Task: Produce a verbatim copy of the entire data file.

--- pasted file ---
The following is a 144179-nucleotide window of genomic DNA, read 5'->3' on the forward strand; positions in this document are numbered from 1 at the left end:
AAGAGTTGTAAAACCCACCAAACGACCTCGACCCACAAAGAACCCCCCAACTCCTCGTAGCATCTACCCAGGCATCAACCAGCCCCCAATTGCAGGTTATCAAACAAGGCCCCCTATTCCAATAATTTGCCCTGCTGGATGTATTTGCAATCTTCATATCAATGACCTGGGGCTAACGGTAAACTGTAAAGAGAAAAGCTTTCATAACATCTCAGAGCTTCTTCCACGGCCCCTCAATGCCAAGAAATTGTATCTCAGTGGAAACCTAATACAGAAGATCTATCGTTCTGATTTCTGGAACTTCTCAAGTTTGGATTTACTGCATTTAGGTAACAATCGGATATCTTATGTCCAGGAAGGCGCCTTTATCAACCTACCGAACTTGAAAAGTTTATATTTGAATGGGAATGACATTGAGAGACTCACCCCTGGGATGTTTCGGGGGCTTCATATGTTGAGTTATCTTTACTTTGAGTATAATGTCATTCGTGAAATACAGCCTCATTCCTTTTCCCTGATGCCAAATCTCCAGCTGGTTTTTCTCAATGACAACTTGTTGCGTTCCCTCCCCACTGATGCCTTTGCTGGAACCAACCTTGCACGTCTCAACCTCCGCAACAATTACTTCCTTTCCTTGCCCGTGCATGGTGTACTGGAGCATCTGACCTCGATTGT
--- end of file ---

The following is a 144179-nucleotide window of genomic DNA, read 5'->3' on the forward strand; positions in this document are numbered from 1 at the left end:
AAGAGTTGTAAAACCCACCAAACGACCTCGACCCACAAAGAACCCCCCAACTCCTCGTAGCATCTACCCAGGCATCAACCAGCCCCCAATTGCAGGTTATCAAACAAGGCCCCCTATTCCAATAATTTGCCCTGCTGGATGTATTTGCAATCTTCATATCAATGACCTGGGGCTAACGGTAAACTGTAAAGAGAAAAGCTTTCATAACATCTCAGAGCTTCTTCCACGGCCCCTCAATGCCAAGAAATTGTATCTCAGTGGAAACCTAATACAGAAGATCTATCGTTCTGATTTCTGGAACTTCTCAAGTTTGGATTTACTGCATTTAGGTAACAATCGGATATCTTATGTCCAGGAAGGCGCCTTTATCAACCTACCGAACTTGAAAAGTTTATATTTGAATGGGAATGACATTGAGAGACTCACCCCTGGGATGTTTCGGGGGCTTCATATGTTGAGTTATCTTTACTTTGAGTATAATGTCATTCGTGAAATACAGCCTCATTCCTTTTCCCTGATGCCAAATCTCCAGCTGGTTTTTCTCAATGACAACTTGTTGCGTTCCCTCCCCACTGATGCCTTTGCTGGAACCAACCTTGCACGTCTCAACCTCCGCAACAATTACTTCCTTTCCTTGCCCGTGCATGGTGTACTGGAGCATCTGACCTCGATTGT